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My first Meloe - Meloe barbarus - female

My first Meloe - Meloe barbarus - Female
Picture Rocks, NW of Tucson, Pima County, Arizona, USA
March 7, 2010
Size: 24 mm
Rainy day, Temp. in the sixties, under dry cow dung.
I don't know which characteristics are necessary for species ID, I can take other photos as required. This is only the second Meloe from AZ in the guide, the other one unidentifiable, so I'd like to get to the species for this one

Images of this individual: tag all
My first Meloe - Meloe barbarus - female My first Meloe - Meloe barbarus - female

Moved from Oil Beetles.

John Pinto: "I like it but can't be sure of the species. ...
"...If I had to guess I'd say Meloe vandykei Pinto & Selander - but its a female and would need a close look at features other than what I can see on the photo. I wonder if the locality was at a sandy site - typical for Meloe that venture from their mesic homes out to desertic areas."

I collected it
I can send it to John Pinto or take more photos. It's still alive.

Yes, sandy
very close (5m) to a wash that comes from a little peak of the Tucson Mountains and that has been flowing somewhat during the last week...did she float down? That would explain that I haven't found any before - this one was right at our property fence. The little mountain peak is inaccessible because of a limestone quarry.

John Pinto's answer
after he got the specimen:
Hi Margarethe:
Lady Meloe arrived today in good condition. She is Meloe barbarus LeConte. In the photo the pronotum seemed longer than it is - thus my guess on the other species - which by the way it is totally unrelated to. M. barbarus belongs to a group of species in which the male does not have antennae with the C-shaped modification. Your specimen was full of eggs. Too bad she didn't oviposit; we don't have direct evidence for the larvae of this species.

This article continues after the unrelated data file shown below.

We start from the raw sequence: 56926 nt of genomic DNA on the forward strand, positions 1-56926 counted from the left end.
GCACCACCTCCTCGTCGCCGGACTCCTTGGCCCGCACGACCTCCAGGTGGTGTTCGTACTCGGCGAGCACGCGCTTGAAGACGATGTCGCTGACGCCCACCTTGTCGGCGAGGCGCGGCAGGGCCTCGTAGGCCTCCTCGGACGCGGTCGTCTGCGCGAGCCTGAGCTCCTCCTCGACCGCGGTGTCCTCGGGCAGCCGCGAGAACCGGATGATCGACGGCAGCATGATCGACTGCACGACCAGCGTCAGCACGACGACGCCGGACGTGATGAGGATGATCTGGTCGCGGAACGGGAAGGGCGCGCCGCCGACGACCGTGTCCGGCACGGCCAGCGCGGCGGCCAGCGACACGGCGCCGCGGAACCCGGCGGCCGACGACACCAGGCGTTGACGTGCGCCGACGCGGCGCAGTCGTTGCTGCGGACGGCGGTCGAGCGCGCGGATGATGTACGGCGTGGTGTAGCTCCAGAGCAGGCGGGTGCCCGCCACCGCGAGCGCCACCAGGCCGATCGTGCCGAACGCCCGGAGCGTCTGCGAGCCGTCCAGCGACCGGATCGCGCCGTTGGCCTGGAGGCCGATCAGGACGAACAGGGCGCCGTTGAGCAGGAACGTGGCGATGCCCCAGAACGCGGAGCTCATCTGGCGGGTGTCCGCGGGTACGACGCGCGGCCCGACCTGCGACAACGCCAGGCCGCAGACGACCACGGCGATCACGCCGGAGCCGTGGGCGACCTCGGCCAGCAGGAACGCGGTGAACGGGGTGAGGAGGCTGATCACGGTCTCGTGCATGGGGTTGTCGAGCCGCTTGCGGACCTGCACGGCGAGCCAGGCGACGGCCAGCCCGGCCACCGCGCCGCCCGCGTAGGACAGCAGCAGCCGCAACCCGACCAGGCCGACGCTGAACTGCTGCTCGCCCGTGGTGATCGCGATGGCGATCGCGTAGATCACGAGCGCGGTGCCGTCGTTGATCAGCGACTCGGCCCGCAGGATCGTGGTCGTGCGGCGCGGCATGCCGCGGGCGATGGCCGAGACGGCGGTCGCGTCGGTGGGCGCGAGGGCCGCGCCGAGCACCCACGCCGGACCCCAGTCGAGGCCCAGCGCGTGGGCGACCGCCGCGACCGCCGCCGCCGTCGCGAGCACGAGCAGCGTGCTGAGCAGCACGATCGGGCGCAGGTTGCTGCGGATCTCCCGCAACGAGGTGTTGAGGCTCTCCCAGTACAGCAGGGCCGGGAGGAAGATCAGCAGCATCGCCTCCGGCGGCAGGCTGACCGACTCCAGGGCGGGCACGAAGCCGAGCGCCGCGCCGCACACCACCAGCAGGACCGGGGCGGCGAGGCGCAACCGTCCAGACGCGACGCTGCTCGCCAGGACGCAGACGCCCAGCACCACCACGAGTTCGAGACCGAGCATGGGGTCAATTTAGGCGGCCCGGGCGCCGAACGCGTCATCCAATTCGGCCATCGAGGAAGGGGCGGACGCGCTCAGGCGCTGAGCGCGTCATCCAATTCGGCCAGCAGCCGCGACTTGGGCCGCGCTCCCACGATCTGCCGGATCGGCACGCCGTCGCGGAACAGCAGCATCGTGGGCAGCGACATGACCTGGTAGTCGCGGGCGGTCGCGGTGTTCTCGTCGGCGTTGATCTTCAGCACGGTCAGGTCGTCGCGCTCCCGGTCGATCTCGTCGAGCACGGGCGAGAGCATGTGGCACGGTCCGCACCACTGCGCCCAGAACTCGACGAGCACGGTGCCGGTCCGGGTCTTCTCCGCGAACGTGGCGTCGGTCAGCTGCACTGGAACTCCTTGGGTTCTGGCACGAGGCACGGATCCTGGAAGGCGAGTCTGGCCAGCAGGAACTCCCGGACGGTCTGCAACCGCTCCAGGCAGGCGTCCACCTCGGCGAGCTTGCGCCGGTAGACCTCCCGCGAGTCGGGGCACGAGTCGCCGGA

Regarding Arizona records for barbarus. In our 1970 revision, only 3 AZ state records were indicated. Since then I have come across a single female from 6 mi. W of Silverbell, also Pima Co. It was collected January 10, 2002. So this is a very uncommon species in Arizona. Consider that Floyd Werner, a meloid specialist at Univ. Arizona for decades, apparently never collected it.

I haven't seen one of these anywhere in years!

Moved from ID Request.

Meloe niger, female(?)
I forgot I have The Meloidae of AZ by Werner et al (1966). They list three species. Meloe impressus is considered a fall species and more chocolate-brown in color. M. laevis has the last four antennal segments thicker than the previous segments, apparently in both sexes. Other species may have been found/described from AZ, so barring that this is most-likely M. niger.

Thanks, Blaine
I am trying to get a copy of that helpful paper. I will also try the U o A collection. Should I move it to M. niger for now?

The UofA collection
should be very helpful. Floyd Werner worked there until the end of his career and the Meloidae are well-represented and well-curated. We can leave in Meloe fo now, pending Pinto's comments.

Meloe yes...
nice! I never saw these all my years in AZ. Vassili will probably send to Pinto, who may be able to get a species ID.

holding my breath

Is there a revision of this genus?

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